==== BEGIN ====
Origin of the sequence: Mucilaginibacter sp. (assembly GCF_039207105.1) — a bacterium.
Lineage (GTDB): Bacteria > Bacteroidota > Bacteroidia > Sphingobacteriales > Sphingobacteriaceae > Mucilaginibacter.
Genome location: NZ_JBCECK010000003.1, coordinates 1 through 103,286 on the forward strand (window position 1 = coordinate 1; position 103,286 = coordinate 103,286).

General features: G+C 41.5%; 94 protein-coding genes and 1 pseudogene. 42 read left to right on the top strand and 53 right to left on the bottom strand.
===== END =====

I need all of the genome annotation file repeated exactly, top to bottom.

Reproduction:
Origin of the sequence: Mucilaginibacter sp. (assembly GCF_039207105.1) — a bacterium.
Lineage (GTDB): Bacteria > Bacteroidota > Bacteroidia > Sphingobacteriales > Sphingobacteriaceae > Mucilaginibacter.
Genome location: NZ_JBCECK010000003.1, coordinates 1 through 103,286 on the forward strand (window position 1 = coordinate 1; position 103,286 = coordinate 103,286).

General features: G+C 41.5%; 94 protein-coding genes and 1 pseudogene. 42 read left to right on the top strand and 53 right to left on the bottom strand.